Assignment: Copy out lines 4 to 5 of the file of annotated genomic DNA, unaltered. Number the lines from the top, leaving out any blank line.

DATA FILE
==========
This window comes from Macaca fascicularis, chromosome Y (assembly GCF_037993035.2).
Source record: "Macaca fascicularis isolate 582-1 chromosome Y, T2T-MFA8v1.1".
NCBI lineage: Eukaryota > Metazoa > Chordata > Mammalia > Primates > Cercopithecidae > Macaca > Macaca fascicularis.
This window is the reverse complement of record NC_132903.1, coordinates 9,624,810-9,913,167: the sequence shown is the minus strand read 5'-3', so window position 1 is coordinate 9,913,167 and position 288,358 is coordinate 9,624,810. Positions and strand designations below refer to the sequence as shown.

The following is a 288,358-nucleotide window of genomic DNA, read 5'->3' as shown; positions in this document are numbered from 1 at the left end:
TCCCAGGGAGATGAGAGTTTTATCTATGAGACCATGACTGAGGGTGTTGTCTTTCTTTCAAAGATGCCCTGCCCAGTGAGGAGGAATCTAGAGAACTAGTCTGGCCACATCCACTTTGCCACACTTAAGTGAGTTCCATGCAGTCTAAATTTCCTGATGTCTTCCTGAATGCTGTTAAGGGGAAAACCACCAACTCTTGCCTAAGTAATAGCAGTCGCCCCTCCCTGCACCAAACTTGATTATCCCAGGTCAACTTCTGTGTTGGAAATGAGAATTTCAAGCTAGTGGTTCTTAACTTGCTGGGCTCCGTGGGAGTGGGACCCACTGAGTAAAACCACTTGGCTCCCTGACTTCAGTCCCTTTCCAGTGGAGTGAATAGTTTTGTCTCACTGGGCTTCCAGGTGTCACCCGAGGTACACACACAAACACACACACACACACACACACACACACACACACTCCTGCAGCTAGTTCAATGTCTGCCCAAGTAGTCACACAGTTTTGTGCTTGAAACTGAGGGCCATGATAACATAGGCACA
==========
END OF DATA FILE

This window is the reverse complement of record NC_132903.1, coordinates 9,624,810-9,913,167: the sequence shown is the minus strand read 5'-3', so window position 1 is coordinate 9,913,167 and position 288,358 is coordinate 9,624,810. Positions and strand designations below refer to the sequence as shown.

The following is a 288,358-nucleotide window of genomic DNA, read 5'->3' as shown; positions in this document are numbered from 1 at the left end: